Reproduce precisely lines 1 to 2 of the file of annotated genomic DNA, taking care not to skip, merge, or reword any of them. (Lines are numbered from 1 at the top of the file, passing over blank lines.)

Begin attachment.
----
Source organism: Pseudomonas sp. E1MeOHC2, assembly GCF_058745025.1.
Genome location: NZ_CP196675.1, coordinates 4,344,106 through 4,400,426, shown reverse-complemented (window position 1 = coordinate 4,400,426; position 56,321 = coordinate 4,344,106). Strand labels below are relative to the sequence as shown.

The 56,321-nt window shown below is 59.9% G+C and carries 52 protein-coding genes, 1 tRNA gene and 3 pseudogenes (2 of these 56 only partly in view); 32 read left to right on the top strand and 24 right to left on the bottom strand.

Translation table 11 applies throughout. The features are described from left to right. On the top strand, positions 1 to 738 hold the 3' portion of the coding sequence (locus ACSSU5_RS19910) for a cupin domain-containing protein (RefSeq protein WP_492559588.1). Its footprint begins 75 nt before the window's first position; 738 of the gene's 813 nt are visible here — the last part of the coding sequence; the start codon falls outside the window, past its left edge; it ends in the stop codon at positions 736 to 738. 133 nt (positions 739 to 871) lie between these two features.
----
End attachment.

Source organism: Pseudomonas sp. E1MeOHC2, assembly GCF_058745025.1.
Genome location: NZ_CP196675.1, coordinates 4,344,106 through 4,400,426, shown reverse-complemented (window position 1 = coordinate 4,400,426; position 56,321 = coordinate 4,344,106). Strand labels below are relative to the sequence as shown.